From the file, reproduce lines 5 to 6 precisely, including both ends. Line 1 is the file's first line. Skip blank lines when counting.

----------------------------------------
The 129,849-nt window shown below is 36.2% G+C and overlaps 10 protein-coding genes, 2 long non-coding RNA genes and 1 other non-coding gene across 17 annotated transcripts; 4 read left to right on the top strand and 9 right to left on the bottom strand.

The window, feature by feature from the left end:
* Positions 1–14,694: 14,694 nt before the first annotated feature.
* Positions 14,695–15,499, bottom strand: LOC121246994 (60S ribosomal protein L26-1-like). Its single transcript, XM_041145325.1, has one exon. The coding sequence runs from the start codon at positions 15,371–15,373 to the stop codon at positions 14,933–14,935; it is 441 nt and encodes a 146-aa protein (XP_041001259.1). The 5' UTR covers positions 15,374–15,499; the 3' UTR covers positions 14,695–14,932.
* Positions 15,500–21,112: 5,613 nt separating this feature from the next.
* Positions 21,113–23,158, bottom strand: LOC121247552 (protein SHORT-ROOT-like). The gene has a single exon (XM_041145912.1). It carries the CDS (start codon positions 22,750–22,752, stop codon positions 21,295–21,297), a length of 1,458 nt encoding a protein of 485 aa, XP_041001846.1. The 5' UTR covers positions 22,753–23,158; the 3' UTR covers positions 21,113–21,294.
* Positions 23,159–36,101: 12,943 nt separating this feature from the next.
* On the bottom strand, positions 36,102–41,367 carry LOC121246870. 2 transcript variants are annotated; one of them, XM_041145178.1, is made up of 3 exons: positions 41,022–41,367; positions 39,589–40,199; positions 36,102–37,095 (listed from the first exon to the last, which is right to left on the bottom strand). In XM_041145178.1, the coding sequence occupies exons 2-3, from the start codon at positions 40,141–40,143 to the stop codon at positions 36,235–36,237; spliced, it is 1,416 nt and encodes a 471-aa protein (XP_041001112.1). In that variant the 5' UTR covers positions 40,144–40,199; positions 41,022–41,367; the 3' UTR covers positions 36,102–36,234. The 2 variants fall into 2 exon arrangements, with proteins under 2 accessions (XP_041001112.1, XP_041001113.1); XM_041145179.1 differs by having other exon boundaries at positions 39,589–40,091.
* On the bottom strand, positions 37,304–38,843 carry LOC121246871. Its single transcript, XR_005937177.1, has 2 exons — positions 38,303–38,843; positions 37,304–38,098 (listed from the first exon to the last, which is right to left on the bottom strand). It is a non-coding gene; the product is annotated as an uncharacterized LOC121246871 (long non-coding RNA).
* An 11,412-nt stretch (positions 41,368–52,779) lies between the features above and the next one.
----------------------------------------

* Positions 15,500–21,112: 5,613 nt separating this feature from the next.
* Positions 21,113–23,158, bottom strand: LOC121247552 (protein SHORT-ROOT-like). The gene has a single exon (XM_041145912.1). It carries the CDS (start codon positions 22,750–22,752, stop codon positions 21,295–21,297), a length of 1,458 nt encoding a protein of 485 aa, XP_041001846.1. The 5' UTR covers positions 22,753–23,158; the 3' UTR covers positions 21,113–21,294.